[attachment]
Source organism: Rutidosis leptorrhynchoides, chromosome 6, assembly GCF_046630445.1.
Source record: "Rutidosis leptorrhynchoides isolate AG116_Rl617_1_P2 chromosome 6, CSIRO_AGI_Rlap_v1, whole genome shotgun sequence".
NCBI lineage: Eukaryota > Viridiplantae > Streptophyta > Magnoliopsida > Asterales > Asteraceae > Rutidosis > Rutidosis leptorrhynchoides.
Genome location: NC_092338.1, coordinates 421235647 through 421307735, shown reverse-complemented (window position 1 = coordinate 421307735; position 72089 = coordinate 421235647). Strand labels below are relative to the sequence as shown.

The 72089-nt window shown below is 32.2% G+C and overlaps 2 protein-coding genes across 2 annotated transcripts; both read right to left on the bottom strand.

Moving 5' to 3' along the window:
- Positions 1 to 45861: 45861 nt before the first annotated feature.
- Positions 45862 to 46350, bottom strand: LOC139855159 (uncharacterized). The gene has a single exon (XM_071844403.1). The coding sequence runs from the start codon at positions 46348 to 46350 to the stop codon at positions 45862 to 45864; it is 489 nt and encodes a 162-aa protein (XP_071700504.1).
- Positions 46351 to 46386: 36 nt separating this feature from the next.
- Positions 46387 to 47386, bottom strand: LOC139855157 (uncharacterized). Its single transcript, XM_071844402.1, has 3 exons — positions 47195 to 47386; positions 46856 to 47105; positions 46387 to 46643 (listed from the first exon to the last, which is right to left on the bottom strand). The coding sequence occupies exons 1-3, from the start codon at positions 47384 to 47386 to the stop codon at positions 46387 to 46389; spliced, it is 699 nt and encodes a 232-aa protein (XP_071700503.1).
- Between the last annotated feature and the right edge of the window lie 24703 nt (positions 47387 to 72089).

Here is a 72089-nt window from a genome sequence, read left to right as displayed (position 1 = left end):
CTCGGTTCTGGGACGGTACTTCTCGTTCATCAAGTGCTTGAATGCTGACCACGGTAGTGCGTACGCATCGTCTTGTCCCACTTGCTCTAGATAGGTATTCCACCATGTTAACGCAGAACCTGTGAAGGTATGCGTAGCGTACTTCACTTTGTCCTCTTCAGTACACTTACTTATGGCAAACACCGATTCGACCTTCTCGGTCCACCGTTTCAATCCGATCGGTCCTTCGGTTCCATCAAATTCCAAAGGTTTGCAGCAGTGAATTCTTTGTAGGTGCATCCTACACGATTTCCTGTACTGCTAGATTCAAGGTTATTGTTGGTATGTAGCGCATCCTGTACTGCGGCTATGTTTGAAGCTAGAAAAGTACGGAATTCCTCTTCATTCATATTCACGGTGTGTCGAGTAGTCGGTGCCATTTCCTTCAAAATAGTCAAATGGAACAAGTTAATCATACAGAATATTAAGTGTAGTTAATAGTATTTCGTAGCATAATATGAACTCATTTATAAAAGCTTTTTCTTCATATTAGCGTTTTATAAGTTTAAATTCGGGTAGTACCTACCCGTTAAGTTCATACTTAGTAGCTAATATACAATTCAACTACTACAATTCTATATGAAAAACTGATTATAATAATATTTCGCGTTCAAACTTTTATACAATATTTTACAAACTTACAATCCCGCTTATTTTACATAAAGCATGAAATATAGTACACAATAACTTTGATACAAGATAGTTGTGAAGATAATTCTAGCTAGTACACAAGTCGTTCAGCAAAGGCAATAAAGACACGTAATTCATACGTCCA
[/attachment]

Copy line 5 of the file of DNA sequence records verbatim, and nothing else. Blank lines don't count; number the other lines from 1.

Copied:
The 72089-nt window shown below is 32.2% G+C and overlaps 2 protein-coding genes across 2 annotated transcripts; both read right to left on the bottom strand.